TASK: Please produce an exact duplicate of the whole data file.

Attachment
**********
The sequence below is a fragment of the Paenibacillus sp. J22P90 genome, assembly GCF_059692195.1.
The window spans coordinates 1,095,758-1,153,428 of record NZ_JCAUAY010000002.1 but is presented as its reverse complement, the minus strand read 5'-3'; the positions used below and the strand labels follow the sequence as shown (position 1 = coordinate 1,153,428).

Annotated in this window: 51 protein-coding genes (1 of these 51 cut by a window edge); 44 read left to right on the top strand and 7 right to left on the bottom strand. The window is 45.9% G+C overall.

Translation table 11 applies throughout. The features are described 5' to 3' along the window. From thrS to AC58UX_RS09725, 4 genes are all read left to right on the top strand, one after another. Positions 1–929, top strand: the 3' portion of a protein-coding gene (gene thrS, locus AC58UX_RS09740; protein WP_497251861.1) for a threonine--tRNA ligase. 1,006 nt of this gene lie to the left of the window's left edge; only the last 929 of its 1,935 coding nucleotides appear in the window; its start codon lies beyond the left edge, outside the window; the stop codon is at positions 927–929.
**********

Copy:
The sequence below is a fragment of the Paenibacillus sp. J22P90 genome, assembly GCF_059692195.1.
The window spans coordinates 1,095,758-1,153,428 of record NZ_JCAUAY010000002.1 but is presented as its reverse complement, the minus strand read 5'-3'; the positions used below and the strand labels follow the sequence as shown (position 1 = coordinate 1,153,428).

Annotated in this window: 51 protein-coding genes (1 of these 51 cut by a window edge); 44 read left to right on the top strand and 7 right to left on the bottom strand. The window is 45.9% G+C overall.

Translation table 11 applies throughout. The features are described 5' to 3' along the window. From thrS to AC58UX_RS09725, 4 genes are all read left to right on the top strand, one after another. Positions 1–929, top strand: the 3' portion of a protein-coding gene (gene thrS, locus AC58UX_RS09740; protein WP_497251861.1) for a threonine--tRNA ligase. 1,006 nt of this gene lie to the left of the window's left edge; only the last 929 of its 1,935 coding nucleotides appear in the window; its start codon lies beyond the left edge, outside the window; the stop codon is at positions 927–929.